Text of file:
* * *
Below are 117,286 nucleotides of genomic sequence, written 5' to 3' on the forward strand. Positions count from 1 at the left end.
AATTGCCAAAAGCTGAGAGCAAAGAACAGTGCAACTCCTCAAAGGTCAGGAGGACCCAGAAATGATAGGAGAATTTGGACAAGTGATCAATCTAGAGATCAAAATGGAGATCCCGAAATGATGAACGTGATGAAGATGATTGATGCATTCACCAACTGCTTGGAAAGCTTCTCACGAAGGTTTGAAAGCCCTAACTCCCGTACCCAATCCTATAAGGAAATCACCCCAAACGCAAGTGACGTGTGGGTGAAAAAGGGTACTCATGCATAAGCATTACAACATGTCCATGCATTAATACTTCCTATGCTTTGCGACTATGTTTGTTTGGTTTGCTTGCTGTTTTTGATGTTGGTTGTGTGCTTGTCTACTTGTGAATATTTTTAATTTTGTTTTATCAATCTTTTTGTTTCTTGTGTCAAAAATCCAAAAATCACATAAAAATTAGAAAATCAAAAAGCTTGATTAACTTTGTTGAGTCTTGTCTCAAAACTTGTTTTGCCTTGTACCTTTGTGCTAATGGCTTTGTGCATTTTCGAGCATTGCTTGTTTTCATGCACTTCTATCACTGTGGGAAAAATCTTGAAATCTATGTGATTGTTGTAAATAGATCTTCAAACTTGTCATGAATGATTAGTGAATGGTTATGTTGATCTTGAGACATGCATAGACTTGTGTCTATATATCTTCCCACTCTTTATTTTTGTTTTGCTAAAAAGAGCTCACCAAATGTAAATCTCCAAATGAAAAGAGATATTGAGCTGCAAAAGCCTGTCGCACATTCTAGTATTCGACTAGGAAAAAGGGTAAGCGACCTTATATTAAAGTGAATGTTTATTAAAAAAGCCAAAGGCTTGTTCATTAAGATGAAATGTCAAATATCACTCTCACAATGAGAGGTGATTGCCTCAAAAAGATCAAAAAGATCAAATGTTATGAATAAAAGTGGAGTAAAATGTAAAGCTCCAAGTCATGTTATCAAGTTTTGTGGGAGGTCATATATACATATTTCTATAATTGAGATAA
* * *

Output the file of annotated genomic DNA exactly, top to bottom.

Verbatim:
Below are 117,286 nucleotides of genomic sequence, written 5' to 3' on the forward strand. Positions count from 1 at the left end.
AATTGCCAAAAGCTGAGAGCAAAGAACAGTGCAACTCCTCAAAGGTCAGGAGGACCCAGAAATGATAGGAGAATTTGGACAAGTGATCAATCTAGAGATCAAAATGGAGATCCCGAAATGATGAACGTGATGAAGATGATTGATGCATTCACCAACTGCTTGGAAAGCTTCTCACGAAGGTTTGAAAGCCCTAACTCCCGTACCCAATCCTATAAGGAAATCACCCCAAACGCAAGTGACGTGTGGGTGAAAAAGGGTACTCATGCATAAGCATTACAACATGTCCATGCATTAATACTTCCTATGCTTTGCGACTATGTTTGTTTGGTTTGCTTGCTGTTTTTGATGTTGGTTGTGTGCTTGTCTACTTGTGAATATTTTTAATTTTGTTTTATCAATCTTTTTGTTTCTTGTGTCAAAAATCCAAAAATCACATAAAAATTAGAAAATCAAAAAGCTTGATTAACTTTGTTGAGTCTTGTCTCAAAACTTGTTTTGCCTTGTACCTTTGTGCTAATGGCTTTGTGCATTTTCGAGCATTGCTTGTTTTCATGCACTTCTATCACTGTGGGAAAAATCTTGAAATCTATGTGATTGTTGTAAATAGATCTTCAAACTTGTCATGAATGATTAGTGAATGGTTATGTTGATCTTGAGACATGCATAGACTTGTGTCTATATATCTTCCCACTCTTTATTTTTGTTTTGCTAAAAAGAGCTCACCAAATGTAAATCTCCAAATGAAAAGAGATATTGAGCTGCAAAAGCCTGTCGCACATTCTAGTATTCGACTAGGAAAAAGGGTAAGCGACCTTATATTAAAGTGAATGTTTATTAAAAAAGCCAAAGGCTTGTTCATTAAGATGAAATGTCAAATATCACTCTCACAATGAGAGGTGATTGCCTCAAAAAGATCAAAAAGATCAAATGTTATGAATAAAAGTGGAGTAAAATGTAAAGCTCCAAGTCATGTTATCAAGTTTTGTGGGAGGTCATATATACATATTTCTATAATTGAGATAA